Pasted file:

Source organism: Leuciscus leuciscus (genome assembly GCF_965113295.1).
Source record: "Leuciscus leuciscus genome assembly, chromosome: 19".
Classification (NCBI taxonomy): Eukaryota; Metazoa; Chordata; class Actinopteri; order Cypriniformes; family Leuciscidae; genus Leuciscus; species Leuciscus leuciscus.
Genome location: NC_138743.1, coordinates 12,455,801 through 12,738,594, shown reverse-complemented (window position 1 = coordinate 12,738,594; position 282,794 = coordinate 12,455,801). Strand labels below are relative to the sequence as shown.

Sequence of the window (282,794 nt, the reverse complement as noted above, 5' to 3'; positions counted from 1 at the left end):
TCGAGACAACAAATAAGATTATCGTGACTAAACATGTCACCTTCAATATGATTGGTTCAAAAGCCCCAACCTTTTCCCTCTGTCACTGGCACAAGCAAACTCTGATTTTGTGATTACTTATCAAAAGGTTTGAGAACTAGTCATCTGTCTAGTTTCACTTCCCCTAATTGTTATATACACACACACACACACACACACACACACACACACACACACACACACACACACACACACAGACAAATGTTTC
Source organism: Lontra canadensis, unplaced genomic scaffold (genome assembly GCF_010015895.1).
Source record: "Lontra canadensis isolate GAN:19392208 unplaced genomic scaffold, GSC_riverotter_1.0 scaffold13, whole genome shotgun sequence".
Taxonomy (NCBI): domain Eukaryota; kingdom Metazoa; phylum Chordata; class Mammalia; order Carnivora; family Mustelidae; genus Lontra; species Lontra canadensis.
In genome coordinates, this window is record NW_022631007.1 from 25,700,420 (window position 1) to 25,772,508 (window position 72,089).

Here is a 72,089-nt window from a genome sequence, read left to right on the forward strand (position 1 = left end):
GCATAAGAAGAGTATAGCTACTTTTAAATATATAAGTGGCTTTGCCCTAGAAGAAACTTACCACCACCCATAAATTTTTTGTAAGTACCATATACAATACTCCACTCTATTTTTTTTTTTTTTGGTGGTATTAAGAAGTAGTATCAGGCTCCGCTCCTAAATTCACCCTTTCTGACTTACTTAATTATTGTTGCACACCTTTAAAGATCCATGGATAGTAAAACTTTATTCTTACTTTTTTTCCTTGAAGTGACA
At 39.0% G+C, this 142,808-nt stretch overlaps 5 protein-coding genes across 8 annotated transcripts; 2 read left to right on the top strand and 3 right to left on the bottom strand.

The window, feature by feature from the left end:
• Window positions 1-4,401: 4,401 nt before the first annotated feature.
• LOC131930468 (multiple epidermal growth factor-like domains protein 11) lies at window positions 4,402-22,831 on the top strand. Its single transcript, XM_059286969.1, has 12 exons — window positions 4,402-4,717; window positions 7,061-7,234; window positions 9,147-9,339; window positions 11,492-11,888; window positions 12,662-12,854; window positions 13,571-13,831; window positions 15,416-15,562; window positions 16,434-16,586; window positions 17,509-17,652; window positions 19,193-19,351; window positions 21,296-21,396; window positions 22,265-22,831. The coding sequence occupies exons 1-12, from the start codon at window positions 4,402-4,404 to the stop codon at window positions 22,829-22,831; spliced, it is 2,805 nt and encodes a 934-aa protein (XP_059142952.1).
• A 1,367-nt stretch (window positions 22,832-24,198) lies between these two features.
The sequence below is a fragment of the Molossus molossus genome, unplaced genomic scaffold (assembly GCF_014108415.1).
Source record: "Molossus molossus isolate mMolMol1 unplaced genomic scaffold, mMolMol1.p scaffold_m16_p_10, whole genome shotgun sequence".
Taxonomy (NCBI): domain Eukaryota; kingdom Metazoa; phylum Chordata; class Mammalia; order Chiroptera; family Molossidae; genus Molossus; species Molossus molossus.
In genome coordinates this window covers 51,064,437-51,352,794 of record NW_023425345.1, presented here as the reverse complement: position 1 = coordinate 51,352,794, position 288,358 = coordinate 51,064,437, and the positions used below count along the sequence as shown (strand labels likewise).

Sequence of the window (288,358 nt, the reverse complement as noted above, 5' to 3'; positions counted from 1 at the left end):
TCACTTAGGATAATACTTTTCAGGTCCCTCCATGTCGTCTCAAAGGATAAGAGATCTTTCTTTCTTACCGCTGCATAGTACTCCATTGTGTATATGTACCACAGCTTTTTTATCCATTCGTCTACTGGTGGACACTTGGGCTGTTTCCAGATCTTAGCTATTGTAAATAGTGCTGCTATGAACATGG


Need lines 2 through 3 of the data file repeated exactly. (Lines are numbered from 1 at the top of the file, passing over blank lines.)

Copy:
Source record: "Leuciscus leuciscus genome assembly, chromosome: 19".
Classification (NCBI taxonomy): Eukaryota; Metazoa; Chordata; class Actinopteri; order Cypriniformes; family Leuciscidae; genus Leuciscus; species Leuciscus leuciscus.